6

I would like to know which case follows after the phrase "praeparatio in" in the sense of "preparation in (expectation of)" in English, for example.

To use the above-mentioned example, would the correct Latin translation be "praeparatio in expectatione" or "praeparatio in expectationem"?

2
  • 1
    A quick classical corpus search only shows praeparatio ad + acc.
    – brianpck
    Jun 17 '17 at 15:21
  • 1
    I've found "carnis praeparatio in cura primae materiae Tartarae" and "praeparatio in calidam natura" used by Paracelsus and "praeparatio in homine" used by St. Thomas Aquinas. Unfortunately, I do not understand those quotes, so I cannot judge what is right, wrong or maybe simply Medieval Latin. This is the corresponding Google search to find those quotes: bit.ly/2rHPa3u
    – 126047281
    Jun 17 '17 at 20:06
4

You would use the ablative: in expectatione. It's not that it comes off of praeparatio, though, but rather is part of how in works with the ablative. Conceptually, you're "in the state of expectation," which is akin to an ablative of place. You can substitute praeparatio for anything else. Curro in expectatione praemii, "I run in expectation of a reward."

You prepare for something with ad. I understand your question implying that there's something to be prepared. More fully, then, you would have praeparatio ad aliquid in expectatione alicuius, "preparation for something in expectation of something."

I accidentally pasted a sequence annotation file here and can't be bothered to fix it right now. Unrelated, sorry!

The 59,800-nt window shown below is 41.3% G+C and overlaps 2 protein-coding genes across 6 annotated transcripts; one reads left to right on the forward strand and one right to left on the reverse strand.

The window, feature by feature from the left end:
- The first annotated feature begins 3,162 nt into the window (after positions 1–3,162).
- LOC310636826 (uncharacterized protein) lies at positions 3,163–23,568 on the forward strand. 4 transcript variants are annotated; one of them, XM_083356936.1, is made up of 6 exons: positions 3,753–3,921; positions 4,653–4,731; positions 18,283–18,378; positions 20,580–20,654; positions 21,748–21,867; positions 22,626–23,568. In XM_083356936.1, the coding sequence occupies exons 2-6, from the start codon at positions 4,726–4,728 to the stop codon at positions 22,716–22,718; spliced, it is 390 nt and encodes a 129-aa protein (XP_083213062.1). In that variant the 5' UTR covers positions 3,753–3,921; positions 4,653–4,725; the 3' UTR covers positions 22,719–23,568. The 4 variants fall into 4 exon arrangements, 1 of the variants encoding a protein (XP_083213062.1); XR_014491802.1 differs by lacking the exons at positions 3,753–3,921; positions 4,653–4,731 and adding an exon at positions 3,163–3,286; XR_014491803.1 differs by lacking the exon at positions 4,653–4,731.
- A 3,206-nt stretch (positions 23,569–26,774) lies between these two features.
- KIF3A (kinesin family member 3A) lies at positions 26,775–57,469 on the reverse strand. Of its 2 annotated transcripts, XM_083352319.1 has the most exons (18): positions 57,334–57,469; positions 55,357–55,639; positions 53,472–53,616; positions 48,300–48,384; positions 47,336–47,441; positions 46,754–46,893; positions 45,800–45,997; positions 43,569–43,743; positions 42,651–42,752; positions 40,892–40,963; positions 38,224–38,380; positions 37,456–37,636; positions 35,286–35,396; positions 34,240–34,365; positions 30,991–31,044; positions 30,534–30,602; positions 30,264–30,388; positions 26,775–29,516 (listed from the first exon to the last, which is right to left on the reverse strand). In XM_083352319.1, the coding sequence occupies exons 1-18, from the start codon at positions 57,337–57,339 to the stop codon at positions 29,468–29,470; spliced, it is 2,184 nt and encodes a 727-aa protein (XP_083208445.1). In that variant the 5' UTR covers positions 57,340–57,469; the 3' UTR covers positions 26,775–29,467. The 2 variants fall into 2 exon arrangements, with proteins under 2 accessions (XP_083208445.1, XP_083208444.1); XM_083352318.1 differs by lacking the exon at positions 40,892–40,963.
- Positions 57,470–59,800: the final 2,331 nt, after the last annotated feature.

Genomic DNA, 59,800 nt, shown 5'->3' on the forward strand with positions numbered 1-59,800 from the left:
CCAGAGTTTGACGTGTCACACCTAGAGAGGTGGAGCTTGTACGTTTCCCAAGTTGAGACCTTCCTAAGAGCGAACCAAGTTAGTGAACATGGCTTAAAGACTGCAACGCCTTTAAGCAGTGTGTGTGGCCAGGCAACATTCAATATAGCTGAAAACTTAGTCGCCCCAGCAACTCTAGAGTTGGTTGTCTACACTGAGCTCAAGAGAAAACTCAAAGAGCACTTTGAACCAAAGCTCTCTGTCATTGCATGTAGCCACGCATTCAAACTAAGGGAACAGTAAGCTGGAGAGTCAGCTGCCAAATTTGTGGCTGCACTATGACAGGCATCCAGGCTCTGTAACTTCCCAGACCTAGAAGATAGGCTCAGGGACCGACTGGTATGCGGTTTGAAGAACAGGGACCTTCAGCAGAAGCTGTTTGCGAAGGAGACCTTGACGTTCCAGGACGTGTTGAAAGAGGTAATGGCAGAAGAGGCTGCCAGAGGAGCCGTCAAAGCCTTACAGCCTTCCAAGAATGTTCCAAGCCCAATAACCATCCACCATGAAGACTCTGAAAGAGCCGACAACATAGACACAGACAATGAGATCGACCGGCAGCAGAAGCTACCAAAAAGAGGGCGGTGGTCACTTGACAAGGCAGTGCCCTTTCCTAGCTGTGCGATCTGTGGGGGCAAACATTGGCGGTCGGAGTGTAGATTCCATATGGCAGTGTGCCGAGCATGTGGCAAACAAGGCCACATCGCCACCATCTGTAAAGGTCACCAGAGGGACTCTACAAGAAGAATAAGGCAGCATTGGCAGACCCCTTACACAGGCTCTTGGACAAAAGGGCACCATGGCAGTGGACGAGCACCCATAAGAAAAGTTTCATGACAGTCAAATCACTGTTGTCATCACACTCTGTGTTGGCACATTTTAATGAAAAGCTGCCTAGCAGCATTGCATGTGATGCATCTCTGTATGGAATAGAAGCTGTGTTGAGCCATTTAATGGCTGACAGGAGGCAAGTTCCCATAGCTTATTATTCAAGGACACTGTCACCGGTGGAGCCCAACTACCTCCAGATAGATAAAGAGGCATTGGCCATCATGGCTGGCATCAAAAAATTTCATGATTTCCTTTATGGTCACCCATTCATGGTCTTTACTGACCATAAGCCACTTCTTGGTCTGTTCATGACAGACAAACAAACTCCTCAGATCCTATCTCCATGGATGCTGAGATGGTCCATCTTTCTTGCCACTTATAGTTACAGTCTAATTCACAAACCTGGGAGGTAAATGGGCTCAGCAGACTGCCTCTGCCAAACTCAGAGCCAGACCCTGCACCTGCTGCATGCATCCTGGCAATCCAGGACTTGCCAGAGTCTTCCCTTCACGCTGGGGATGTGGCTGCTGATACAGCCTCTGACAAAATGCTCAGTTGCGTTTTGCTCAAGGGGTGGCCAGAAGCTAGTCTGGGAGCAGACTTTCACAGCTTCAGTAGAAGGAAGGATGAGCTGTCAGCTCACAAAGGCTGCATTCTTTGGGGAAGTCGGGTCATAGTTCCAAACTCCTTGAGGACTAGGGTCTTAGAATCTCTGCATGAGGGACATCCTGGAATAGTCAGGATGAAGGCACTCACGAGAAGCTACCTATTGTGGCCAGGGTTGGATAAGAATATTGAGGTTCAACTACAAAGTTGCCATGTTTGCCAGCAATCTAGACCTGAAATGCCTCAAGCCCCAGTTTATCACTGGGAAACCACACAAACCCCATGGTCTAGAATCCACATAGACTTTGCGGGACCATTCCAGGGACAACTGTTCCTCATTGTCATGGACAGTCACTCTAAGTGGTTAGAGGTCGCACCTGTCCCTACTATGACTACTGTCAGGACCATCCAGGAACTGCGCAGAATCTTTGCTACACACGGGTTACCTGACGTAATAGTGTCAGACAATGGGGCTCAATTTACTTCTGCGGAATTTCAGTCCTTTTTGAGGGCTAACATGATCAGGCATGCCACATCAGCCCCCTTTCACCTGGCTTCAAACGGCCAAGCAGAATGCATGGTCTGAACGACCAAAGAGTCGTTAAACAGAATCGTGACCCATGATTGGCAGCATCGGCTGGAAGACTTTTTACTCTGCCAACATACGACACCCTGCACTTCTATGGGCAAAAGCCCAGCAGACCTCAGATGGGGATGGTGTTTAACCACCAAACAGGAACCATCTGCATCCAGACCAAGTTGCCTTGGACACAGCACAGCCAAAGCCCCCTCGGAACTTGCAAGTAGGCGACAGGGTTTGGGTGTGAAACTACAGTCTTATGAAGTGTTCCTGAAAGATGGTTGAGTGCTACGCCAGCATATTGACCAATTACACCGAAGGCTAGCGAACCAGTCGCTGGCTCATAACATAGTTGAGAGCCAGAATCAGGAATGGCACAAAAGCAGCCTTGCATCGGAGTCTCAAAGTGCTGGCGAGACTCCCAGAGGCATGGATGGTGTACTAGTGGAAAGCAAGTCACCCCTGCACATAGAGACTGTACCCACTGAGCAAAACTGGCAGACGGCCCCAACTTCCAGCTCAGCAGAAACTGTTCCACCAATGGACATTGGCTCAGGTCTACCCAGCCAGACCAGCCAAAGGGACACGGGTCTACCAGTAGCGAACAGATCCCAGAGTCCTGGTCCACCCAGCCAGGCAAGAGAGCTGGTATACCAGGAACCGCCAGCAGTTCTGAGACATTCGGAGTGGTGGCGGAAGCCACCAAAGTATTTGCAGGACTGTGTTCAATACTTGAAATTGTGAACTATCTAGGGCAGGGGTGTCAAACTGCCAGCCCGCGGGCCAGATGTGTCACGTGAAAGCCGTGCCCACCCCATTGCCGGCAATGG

0
4

As far as classical Latin is concerned, neither.

I went through the 28 occurrences of praeparatio (in any case) in a classical corpus, and I found only one case of "preparation for something" expressed with a preposition: Cicero, in Tusculanae Disputationes 3.30.9, uses praeparatio ad + accusative.

It appears to be more common to use genitive. For example, I would render "preparation for his arrival" as praeparatio adventūs eius. Also praeparatio ad adventum eius by analogy to Cicero is fine, but I find no support for preaparatio in with either accusative or ablative. See also the L&S dictionary entry for praeparatio.

However, this answer only applies to classical Latin. You commented that praeparatio in is indeed found in later authors but I don't know enough of later use to be able to comment on it.

As pointed out by C. M. Weimer in his answer, you can say praeparatio in expectatione alicuius for "preparation in expectation of something". This is not attested, but it appears to be a reasonable extrapolation from known classical material. However, to me this is not significantly different from praeparatio ad aliquid, "preparation for something". As always, the best choice depends on context. See his answer for a better discussion of this point.

0

Your Answer

By clicking “Post Your Answer”, you agree to our terms of service, privacy policy and cookie policy

Not the answer you're looking for? Browse other questions tagged or ask your own question.